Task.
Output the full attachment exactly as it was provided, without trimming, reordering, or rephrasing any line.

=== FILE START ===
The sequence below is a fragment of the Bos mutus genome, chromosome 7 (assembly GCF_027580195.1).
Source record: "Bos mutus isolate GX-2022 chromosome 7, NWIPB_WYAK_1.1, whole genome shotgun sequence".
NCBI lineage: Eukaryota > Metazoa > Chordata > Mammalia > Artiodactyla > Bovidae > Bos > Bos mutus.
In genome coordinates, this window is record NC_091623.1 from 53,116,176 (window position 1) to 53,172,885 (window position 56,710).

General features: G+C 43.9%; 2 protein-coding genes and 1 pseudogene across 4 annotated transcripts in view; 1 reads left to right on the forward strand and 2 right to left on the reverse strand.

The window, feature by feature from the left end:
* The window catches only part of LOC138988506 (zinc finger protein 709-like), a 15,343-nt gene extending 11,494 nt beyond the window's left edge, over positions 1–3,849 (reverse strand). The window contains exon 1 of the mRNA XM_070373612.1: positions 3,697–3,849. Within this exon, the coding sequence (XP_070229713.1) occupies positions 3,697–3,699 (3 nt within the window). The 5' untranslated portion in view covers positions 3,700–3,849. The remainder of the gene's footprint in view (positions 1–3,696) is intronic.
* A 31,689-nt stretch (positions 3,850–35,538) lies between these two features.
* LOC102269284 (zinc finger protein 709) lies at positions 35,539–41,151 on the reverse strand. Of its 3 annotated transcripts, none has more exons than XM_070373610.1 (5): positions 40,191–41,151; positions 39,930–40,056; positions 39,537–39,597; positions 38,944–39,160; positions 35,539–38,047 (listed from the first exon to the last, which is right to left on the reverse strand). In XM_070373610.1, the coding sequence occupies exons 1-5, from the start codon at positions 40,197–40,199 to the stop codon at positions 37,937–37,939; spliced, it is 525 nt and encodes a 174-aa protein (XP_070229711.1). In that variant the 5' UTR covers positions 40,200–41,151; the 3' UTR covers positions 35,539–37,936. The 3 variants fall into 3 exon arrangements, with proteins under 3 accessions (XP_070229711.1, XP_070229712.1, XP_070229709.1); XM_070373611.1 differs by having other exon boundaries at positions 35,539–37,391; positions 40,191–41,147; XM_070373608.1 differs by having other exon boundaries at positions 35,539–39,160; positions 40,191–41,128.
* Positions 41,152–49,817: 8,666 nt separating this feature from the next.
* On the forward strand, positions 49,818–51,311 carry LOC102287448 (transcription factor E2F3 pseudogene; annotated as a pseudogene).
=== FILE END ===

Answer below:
The sequence below is a fragment of the Bos mutus genome, chromosome 7 (assembly GCF_027580195.1).
Source record: "Bos mutus isolate GX-2022 chromosome 7, NWIPB_WYAK_1.1, whole genome shotgun sequence".
NCBI lineage: Eukaryota > Metazoa > Chordata > Mammalia > Artiodactyla > Bovidae > Bos > Bos mutus.
In genome coordinates, this window is record NC_091623.1 from 53,116,176 (window position 1) to 53,172,885 (window position 56,710).

General features: G+C 43.9%; 2 protein-coding genes and 1 pseudogene across 4 annotated transcripts in view; 1 reads left to right on the forward strand and 2 right to left on the reverse strand.

The window, feature by feature from the left end:
* The window catches only part of LOC138988506 (zinc finger protein 709-like), a 15,343-nt gene extending 11,494 nt beyond the window's left edge, over positions 1–3,849 (reverse strand). The window contains exon 1 of the mRNA XM_070373612.1: positions 3,697–3,849. Within this exon, the coding sequence (XP_070229713.1) occupies positions 3,697–3,699 (3 nt within the window). The 5' untranslated portion in view covers positions 3,700–3,849. The remainder of the gene's footprint in view (positions 1–3,696) is intronic.
* A 31,689-nt stretch (positions 3,850–35,538) lies between these two features.
* LOC102269284 (zinc finger protein 709) lies at positions 35,539–41,151 on the reverse strand. Of its 3 annotated transcripts, none has more exons than XM_070373610.1 (5): positions 40,191–41,151; positions 39,930–40,056; positions 39,537–39,597; positions 38,944–39,160; positions 35,539–38,047 (listed from the first exon to the last, which is right to left on the reverse strand). In XM_070373610.1, the coding sequence occupies exons 1-5, from the start codon at positions 40,197–40,199 to the stop codon at positions 37,937–37,939; spliced, it is 525 nt and encodes a 174-aa protein (XP_070229711.1). In that variant the 5' UTR covers positions 40,200–41,151; the 3' UTR covers positions 35,539–37,936. The 3 variants fall into 3 exon arrangements, with proteins under 3 accessions (XP_070229711.1, XP_070229712.1, XP_070229709.1); XM_070373611.1 differs by having other exon boundaries at positions 35,539–37,391; positions 40,191–41,147; XM_070373608.1 differs by having other exon boundaries at positions 35,539–39,160; positions 40,191–41,128.
* Positions 41,152–49,817: 8,666 nt separating this feature from the next.
* On the forward strand, positions 49,818–51,311 carry LOC102287448 (transcription factor E2F3 pseudogene; annotated as a pseudogene).